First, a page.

color-etiquette-10-27-16I’m going to be accompanying not only my children but also the children of two friends who have to work on Halloween on the trick-or-treating hike through the neighborhood. Is it okay to give them some ground rules, since four of them aren’t my children, and if so, what would you recommend?

Yes, it’s fine to have guidelines for all the children in your care, and they are fairly simple. Don’t ring the doorbell or knock more than once; say “Trick or treat!” when the door is opened; say “Thank you” even if what you are given is not a great treat; only take one item if a bowl full of treats is held out; and walk the walk – stay off the grass and landscaping and on the sidewalk.

I’m done with Halloween. I’ve done decades of payback for all the people who were kind to my children when they were young, and years of pay-it-forward for those who will be kind to my children’s children in the future. Plus, over the past couple of years, there are fewer children in my neighborhood and the trick-or-treaters are hordes of children all at once, driven to my neighborhood in cars from other neighborhoods. I don’t know any of them. Is it wrong to just not answer the door?

No, it’s not wrong, nor is it curmudgeonly of you, after years of helping make the holiday fun for a generation or two of children. To let it be known that you aren’t participating, do not make it look as though you are by leaving lights on or featuring Halloween decorations. Most children and their parents know that if a house is dark there are no treats to be had, and they move on.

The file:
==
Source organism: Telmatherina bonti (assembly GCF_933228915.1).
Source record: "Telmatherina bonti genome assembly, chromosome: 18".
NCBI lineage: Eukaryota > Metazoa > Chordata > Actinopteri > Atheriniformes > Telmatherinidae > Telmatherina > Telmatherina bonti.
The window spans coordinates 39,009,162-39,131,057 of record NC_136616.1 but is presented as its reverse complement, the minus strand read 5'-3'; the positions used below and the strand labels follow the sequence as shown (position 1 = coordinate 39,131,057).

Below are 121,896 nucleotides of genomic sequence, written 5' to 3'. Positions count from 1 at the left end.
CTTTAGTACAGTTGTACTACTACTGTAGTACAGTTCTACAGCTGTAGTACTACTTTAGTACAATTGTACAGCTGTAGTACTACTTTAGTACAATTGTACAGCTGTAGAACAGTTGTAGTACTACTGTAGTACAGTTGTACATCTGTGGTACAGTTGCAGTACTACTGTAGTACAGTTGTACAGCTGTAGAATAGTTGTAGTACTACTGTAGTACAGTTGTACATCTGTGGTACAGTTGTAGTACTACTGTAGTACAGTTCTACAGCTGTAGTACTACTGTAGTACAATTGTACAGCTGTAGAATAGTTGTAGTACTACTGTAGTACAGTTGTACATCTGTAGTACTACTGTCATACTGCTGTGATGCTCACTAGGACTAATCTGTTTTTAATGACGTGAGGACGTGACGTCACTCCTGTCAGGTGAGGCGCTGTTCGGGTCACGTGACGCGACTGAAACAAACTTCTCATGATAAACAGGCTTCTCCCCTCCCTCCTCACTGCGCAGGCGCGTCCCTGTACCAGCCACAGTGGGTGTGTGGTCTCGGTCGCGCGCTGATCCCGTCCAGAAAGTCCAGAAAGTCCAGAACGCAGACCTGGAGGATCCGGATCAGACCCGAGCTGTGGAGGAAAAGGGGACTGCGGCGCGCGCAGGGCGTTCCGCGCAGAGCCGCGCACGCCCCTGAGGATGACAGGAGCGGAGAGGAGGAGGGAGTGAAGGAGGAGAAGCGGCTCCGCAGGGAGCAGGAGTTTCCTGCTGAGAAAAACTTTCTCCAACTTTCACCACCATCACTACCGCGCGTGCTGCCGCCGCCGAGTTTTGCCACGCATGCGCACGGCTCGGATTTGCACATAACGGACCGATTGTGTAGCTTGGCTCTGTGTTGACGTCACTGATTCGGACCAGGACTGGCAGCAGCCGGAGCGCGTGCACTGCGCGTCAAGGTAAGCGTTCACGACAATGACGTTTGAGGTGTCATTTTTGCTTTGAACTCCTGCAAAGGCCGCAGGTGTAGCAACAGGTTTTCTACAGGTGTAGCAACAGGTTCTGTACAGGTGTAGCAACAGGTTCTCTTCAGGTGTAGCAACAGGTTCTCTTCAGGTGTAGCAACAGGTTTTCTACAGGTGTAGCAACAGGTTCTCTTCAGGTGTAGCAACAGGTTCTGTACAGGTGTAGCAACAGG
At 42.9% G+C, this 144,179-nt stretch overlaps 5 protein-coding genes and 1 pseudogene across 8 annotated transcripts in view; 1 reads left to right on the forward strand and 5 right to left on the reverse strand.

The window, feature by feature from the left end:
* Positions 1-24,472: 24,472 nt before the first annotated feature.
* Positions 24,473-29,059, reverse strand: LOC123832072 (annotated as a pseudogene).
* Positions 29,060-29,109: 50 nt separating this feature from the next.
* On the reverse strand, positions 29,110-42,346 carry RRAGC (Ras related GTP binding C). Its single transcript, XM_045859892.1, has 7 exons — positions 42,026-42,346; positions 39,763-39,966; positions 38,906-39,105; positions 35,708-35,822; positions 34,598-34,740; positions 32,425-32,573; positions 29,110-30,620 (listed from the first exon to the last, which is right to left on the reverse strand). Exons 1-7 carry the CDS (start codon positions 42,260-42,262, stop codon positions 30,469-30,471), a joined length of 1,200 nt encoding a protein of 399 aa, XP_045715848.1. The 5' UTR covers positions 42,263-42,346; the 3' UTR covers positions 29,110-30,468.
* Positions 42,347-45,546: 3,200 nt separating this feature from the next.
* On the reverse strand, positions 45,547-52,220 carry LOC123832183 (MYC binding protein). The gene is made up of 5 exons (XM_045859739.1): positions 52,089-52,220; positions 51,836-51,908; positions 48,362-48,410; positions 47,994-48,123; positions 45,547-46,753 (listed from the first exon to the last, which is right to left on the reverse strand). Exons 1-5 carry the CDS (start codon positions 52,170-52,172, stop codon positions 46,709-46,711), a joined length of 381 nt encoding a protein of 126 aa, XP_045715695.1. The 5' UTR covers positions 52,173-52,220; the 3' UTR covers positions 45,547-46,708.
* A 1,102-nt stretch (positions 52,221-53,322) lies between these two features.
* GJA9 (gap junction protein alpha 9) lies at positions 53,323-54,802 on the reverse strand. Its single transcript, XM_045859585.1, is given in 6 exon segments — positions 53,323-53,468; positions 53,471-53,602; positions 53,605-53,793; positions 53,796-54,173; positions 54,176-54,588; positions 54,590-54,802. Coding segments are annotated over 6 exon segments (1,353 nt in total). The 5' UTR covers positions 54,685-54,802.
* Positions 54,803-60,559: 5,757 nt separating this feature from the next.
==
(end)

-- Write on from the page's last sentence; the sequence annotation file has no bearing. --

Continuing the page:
It’s that time of year when daycare centers and schools hold their fundraisers and expect children to hawk a variety of goods. They even have a “suggested” quota. In my office, their parents do the selling and it’s becoming overwhelming. How do I say, “no thanks” without giving offense?

You say, “Oh, thank you, that looks great but I’m already supporting my niece and nephew (or my own kids, or my grandchildren, etc.) in their school fundraisers and have reached my limit,” or if you have no young relatives and this is known, just say, “I’m so sorry, but I have no need of a coupon book (pizza making kit, gallon of cookie dough, set of children’s books, etc.) so can’t help you out with this. But thanks for thinking of me.” It would be a churlish person who would become angry or resentful at a polite “no thanks.”

How do I get rid of a door-to-door salesperson who won’t take no for an answer?

You firmly say, “No thanks” for the last time and then say, “Please leave. As I said, I am not at all interested.” You can say it with a smile, but say it firmly, and shut the door.

Questions for Catherine? Send them to [email protected]